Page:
Article Courtesy of The Star-Ledger
Monday, February 20, 2006
BY PAULA FRANZESE AND MARGARET BAR-AKIVA
Throughout the nation, private residential subdivisions controlled by homeowner association boards have become Goliath-like manifestations of a phenomenon known as privatization. Increasingly, we are witnessing the rise of "fortress America" as, behind gates and walls, residents agree to relegate to private contract and governing boards a host of matters traditionally considered to be within the public and governmental domain.
The resultant loss of individual autonomy comes at a dear price, while the divide between the "us," however conceived, and the "them" widens.
More than 250,000 homeowner associations now exist, and more than 50 million Americans live in a condominium, cooperative, planned, walled or gated community. These "privatopias can be anything but. Often preying on residents' desires for security, stability and preservation of property values, homeowner associations have created privatized regimes of governing rules to regulate everything from architectural style, the color of one's shutters, the permissibility of pets, screen doors and basketball hoops to the posting of signs and the flying of flags.
Less than democratic participatory structures have produced, in many instances, the autocratic enforcement of these rules. Those who depart from governing strictures can be punished severely, subjected to onerous fines, costly litigation and even foreclosure. Homeowner associations finance litigious strategies with residents' money, paid into annual dues and fees.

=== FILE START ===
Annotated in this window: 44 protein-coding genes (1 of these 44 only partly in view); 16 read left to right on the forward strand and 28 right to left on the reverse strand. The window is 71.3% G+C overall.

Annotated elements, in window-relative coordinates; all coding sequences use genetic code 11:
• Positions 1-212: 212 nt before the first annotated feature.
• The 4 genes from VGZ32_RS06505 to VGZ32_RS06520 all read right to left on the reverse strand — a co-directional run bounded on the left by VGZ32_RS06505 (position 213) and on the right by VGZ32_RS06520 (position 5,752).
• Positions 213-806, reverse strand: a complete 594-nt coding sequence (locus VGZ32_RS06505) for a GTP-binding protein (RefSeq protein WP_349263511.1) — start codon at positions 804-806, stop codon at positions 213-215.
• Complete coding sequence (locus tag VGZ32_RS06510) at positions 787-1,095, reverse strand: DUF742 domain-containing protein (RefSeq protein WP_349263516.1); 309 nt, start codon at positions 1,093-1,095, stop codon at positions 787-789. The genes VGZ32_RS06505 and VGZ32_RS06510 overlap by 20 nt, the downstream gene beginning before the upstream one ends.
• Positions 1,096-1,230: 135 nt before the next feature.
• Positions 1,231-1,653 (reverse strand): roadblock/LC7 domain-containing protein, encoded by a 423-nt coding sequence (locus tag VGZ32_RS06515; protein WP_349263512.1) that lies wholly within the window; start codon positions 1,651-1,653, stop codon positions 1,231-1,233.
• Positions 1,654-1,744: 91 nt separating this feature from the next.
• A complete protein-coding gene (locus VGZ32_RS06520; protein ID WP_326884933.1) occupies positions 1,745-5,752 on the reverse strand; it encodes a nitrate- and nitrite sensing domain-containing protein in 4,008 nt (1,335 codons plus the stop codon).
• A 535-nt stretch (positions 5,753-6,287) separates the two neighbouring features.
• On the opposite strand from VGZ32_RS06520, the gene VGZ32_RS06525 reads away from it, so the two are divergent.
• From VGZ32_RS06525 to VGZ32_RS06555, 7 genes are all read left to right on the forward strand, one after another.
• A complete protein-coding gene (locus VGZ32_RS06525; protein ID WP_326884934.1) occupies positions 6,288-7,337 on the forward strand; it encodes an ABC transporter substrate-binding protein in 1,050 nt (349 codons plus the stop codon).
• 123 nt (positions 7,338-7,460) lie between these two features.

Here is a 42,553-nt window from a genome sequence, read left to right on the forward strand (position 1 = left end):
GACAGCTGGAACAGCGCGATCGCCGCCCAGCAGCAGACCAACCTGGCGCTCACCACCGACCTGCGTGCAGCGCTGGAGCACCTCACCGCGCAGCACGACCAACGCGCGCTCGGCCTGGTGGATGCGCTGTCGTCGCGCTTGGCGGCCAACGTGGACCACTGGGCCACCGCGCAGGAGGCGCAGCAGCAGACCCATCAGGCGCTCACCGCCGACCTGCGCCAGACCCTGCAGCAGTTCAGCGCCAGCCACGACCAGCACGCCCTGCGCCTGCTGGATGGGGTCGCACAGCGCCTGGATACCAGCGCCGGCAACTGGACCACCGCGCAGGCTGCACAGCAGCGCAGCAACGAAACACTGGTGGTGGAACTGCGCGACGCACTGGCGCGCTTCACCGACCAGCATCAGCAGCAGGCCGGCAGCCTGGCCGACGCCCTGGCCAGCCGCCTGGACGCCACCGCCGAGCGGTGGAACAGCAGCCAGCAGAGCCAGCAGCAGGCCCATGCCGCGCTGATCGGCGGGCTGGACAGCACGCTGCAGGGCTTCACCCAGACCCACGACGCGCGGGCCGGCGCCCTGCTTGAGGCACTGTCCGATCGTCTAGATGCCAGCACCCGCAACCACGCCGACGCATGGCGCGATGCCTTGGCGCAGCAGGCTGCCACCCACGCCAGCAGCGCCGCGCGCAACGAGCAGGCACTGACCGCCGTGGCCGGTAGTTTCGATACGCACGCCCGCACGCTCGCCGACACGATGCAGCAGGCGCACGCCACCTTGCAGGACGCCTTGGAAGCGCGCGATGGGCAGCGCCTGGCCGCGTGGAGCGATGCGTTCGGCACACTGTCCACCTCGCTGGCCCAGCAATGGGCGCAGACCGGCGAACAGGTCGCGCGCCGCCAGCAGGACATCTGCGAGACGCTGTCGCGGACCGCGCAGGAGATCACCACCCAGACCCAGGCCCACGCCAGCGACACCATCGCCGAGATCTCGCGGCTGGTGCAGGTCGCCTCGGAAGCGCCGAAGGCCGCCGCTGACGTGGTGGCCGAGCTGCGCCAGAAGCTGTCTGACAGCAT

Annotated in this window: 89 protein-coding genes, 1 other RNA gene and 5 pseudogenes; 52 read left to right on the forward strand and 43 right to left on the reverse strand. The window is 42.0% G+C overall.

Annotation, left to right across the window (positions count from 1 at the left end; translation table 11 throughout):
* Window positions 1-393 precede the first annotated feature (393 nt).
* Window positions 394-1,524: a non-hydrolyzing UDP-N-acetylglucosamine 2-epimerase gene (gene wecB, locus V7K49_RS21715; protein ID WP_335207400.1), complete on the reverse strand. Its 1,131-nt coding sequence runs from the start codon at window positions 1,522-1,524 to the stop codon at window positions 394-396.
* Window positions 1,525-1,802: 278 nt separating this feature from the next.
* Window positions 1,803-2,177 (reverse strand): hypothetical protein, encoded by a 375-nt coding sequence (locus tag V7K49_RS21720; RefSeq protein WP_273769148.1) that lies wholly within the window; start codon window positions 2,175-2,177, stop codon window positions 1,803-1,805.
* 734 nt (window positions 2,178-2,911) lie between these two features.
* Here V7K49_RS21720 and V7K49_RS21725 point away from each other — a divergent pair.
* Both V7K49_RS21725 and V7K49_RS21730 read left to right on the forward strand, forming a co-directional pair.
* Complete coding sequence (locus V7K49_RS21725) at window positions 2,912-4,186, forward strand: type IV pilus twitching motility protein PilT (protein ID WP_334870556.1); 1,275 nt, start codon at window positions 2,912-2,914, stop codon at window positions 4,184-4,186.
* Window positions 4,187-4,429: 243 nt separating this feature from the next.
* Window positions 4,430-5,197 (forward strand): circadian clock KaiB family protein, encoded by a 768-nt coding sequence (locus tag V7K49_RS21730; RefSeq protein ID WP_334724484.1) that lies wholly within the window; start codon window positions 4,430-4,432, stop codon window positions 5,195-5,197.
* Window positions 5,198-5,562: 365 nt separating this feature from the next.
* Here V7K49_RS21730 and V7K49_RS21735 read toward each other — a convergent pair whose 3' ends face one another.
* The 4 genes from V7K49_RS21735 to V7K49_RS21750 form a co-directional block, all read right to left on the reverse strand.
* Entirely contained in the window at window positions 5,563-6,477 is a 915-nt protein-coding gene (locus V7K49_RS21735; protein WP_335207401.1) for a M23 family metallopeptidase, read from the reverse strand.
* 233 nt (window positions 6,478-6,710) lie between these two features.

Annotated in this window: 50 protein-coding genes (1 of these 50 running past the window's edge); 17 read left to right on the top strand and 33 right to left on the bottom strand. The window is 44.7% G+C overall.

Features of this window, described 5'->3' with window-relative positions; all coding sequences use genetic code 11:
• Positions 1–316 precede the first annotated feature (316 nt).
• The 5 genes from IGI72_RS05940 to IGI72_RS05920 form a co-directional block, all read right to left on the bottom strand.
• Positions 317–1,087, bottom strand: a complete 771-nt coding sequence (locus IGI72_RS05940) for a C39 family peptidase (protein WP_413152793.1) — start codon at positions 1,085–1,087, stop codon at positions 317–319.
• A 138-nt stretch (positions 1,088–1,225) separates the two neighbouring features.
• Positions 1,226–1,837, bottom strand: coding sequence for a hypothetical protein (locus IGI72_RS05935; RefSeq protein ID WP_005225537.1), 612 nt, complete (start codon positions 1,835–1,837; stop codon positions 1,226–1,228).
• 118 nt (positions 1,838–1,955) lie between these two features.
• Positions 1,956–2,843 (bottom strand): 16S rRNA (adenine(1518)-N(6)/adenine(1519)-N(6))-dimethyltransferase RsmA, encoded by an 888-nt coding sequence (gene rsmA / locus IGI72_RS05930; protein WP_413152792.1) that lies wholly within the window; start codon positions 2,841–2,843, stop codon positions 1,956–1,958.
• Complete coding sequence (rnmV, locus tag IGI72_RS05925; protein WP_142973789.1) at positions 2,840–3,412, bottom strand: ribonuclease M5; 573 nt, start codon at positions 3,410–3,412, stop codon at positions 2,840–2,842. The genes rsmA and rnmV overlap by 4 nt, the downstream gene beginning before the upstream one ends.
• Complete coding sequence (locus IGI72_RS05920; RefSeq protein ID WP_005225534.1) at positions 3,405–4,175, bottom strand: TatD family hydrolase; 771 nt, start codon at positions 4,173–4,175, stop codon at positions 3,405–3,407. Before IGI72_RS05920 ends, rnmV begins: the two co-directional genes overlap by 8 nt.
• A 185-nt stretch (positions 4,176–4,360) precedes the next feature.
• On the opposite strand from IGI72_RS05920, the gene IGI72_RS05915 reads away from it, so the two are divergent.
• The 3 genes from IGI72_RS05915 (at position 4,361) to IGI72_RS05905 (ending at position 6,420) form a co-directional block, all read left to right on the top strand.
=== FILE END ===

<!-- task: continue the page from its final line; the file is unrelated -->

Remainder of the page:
Sadly, heavy-handed rules, closed-door decision making, aggressive enforcement patterns and the politics of exclusion stymie the formation of authentic community and real connection, transforming the relevant inquiry about resident relations from "How is my neighbor doing?" to "What is my neighbor doing?" Cultures of distrust will pit neighbor against neighbor, association against resident and resident against association.
Earlier this month, in a suit brought by Rutgers law professor Frank Askin and his Constitutional Litigation Clinic, the homeowners of Twin Rivers were handed a major victory by a New Jersey appeals court. For the first time in the nation, a court found that private communities such as Twin Rivers are "constitutional actors" and that residents within their bounds do not surrender their constitutional liberties, no matter what their deeds say.
No sooner was the decision handed down than the Twin Rivers homeowner association board announced that it would appeal. The board has already spent more than $500,000 of homeowners' funds to fight this case. Soon thereafter, the board's counsel was quoted as saying that if residents are "not happy with (Twin Rivers) policies, they should look elsewhere to live."